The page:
Downward Comp with Downward Gain – lets say you have a synth that has excessive midrange and is a little too dynamic. Compressing the midrange by 6dB sucks the life out of the synth, since it is over-compressed; however, it does sound balanced frequency wise. Compressing the midrange by 3dB provides good dynamic control but does not sound balanced frequency wise. And 6dB of static gain reduction does not control the dynamics. This is a great situation for combining a dynamic band with static gain reduction. For example, you could compress the midrange by 3dB to control the dynamics with an additional 3dB of static gain reduction to balance the frequencies.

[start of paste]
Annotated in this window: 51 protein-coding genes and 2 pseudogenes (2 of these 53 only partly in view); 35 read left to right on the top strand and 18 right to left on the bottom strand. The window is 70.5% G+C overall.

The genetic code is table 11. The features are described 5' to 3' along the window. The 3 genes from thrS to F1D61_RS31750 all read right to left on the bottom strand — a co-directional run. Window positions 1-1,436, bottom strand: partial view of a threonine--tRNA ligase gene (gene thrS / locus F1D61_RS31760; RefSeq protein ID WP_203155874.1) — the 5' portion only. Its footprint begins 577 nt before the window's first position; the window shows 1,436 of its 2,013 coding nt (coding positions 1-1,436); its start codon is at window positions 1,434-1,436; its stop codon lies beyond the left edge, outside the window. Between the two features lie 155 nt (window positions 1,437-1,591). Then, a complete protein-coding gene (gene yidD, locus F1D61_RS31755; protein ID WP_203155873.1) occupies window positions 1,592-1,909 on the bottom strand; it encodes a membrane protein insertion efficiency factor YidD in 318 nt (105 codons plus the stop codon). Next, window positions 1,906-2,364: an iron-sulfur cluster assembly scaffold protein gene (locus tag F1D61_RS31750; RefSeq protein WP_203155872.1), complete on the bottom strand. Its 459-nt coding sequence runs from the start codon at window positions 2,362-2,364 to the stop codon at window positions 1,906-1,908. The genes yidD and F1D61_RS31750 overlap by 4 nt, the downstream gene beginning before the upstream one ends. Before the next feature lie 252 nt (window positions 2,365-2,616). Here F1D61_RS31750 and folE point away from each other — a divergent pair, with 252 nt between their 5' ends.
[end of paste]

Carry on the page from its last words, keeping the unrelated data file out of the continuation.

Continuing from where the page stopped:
Another example, a stereo-master has too much upper midrange throughout the entire track but in particular during the choruses. Instead of automating a static EQ to attenuate even more during the choruses, you could set a dynamic band with static gain reduction throughout the song but with additional compression during the choruses.
Dynamic EQ – Upward Expansion with Upward or Downward Gain
Upward Exp with Downward Gain – you have a kick drum that is too boomy and lacking punch. 3dB of static gain reduction rectifies the boomyness but not the lack of punch. Of course, downward compression would reduce the dynamics further. Therefore, combining static gain reduction with upward expansion is the most appropriate strategy for this application. In this example, I set a dynamic band with 6dB of static gain reduction (3dB more than desired) but with 3dB of upward expansion, this provides the 3dB of gain reduction required to control the boomyness but with 3dB of expansion to add more dynamics.